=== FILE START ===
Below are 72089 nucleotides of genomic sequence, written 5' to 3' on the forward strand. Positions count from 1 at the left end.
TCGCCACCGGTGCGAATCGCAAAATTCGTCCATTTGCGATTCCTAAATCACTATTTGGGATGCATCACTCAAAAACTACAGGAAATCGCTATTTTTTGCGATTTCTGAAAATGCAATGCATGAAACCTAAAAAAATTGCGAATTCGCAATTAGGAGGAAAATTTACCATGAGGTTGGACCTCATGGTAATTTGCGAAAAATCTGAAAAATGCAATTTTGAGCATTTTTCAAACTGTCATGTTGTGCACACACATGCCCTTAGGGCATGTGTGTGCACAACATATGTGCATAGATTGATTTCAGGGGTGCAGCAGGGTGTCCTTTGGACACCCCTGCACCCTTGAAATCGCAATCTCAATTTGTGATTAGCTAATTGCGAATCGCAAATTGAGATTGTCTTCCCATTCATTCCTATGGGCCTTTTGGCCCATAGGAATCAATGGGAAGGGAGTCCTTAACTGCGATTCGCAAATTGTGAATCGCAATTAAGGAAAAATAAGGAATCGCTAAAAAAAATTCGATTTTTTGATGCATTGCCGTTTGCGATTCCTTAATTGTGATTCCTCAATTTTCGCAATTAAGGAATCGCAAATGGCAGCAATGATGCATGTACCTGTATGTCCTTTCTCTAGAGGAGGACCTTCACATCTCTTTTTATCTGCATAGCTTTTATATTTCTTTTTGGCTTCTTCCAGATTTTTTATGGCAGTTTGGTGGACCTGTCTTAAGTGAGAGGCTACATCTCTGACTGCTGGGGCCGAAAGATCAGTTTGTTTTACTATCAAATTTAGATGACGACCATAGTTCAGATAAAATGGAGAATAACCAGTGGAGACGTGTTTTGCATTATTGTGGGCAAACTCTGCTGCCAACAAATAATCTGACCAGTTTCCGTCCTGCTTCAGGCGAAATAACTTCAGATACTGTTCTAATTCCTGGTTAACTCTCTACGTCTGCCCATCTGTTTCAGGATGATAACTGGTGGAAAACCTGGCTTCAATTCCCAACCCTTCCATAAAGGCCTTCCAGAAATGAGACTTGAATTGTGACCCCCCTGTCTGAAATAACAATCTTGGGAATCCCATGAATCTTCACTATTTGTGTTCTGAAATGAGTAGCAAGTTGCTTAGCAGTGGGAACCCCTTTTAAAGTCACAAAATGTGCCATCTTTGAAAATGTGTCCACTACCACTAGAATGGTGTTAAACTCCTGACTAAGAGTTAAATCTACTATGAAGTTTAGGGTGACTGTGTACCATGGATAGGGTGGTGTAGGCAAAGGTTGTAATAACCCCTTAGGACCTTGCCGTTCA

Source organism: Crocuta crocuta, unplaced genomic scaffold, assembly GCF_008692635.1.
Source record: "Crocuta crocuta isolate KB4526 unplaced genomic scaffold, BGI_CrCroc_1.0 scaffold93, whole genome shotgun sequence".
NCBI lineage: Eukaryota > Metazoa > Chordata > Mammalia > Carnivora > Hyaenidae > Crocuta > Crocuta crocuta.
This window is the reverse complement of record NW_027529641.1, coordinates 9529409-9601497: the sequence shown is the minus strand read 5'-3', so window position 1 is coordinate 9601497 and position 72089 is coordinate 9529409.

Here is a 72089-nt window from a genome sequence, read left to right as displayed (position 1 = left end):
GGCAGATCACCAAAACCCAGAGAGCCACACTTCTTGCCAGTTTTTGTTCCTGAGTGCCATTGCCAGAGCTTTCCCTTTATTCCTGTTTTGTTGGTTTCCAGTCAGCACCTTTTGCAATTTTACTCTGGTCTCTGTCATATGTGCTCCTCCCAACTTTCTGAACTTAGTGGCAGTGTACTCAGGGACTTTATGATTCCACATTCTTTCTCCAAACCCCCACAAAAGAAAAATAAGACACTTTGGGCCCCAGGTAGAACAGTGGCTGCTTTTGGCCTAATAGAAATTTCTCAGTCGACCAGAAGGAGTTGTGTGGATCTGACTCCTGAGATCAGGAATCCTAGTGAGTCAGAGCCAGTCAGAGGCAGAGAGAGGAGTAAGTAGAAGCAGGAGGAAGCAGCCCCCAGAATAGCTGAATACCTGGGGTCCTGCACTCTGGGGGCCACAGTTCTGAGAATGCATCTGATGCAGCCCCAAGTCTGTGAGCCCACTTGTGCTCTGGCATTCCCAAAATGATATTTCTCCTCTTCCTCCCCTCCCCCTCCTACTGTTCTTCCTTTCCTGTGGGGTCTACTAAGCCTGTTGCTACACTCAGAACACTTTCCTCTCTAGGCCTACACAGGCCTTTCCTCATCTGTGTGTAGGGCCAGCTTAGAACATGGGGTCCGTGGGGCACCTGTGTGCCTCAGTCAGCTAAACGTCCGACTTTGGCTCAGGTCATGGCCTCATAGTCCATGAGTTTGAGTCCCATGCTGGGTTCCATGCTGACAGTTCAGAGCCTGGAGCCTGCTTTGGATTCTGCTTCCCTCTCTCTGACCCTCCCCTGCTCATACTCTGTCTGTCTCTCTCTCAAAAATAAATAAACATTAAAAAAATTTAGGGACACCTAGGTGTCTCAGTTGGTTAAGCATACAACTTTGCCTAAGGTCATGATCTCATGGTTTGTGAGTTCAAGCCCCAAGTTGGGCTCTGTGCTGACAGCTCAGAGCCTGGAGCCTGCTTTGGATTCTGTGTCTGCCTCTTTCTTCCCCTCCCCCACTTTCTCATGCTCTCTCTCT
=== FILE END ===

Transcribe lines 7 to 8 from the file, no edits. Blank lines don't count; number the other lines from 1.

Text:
Here is a 72089-nt window from a genome sequence, read left to right as displayed (position 1 = left end):
GGCAGATCACCAAAACCCAGAGAGCCACACTTCTTGCCAGTTTTTGTTCCTGAGTGCCATTGCCAGAGCTTTCCCTTTATTCCTGTTTTGTTGGTTTCCAGTCAGCACCTTTTGCAATTTTACTCTGGTCTCTGTCATATGTGCTCCTCCCAACTTTCTGAACTTAGTGGCAGTGTACTCAGGGACTTTATGATTCCACATTCTTTCTCCAAACCCCCACAAAAGAAAAATAAGACACTTTGGGCCCCAGGTAGAACAGTGGCTGCTTTTGGCCTAATAGAAATTTCTCAGTCGACCAGAAGGAGTTGTGTGGATCTGACTCCTGAGATCAGGAATCCTAGTGAGTCAGAGCCAGTCAGAGGCAGAGAGAGGAGTAAGTAGAAGCAGGAGGAAGCAGCCCCCAGAATAGCTGAATACCTGGGGTCCTGCACTCTGGGGGCCACAGTTCTGAGAATGCATCTGATGCAGCCCCAAGTCTGTGAGCCCACTTGTGCTCTGGCATTCCCAAAATGATATTTCTCCTCTTCCTCCCCTCCCCCTCCTACTGTTCTTCCTTTCCTGTGGGGTCTACTAAGCCTGTTGCTACACTCAGAACACTTTCCTCTCTAGGCCTACACAGGCCTTTCCTCATCTGTGTGTAGGGCCAGCTTAGAACATGGGGTCCGTGGGGCACCTGTGTGCCTCAGTCAGCTAAACGTCCGACTTTGGCTCAGGTCATGGCCTCATAGTCCATGAGTTTGAGTCCCATGCTGGGTTCCATGCTGACAGTTCAGAGCCTGGAGCCTGCTTTGGATTCTGCTTCCCTCTCTCTGACCCTCCCCTGCTCATACTCTGTCTGTCTCTCTCTCAAAAATAAATAAACATTAAAAAAATTTAGGGACACCTAGGTGTCTCAGTTGGTTAAGCATACAACTTTGCCTAAGGTCATGATCTCATGGTTTGTGAGTTCAAGCCCCAAGTTGGGCTCTGTGCTGACAGCTCAGAGCCTGGAGCCTGCTTTGGATTCTGTGTCTGCCTCTTTCTTCCCCTCCCCCACTTTCTCATGCTCTCTCTCT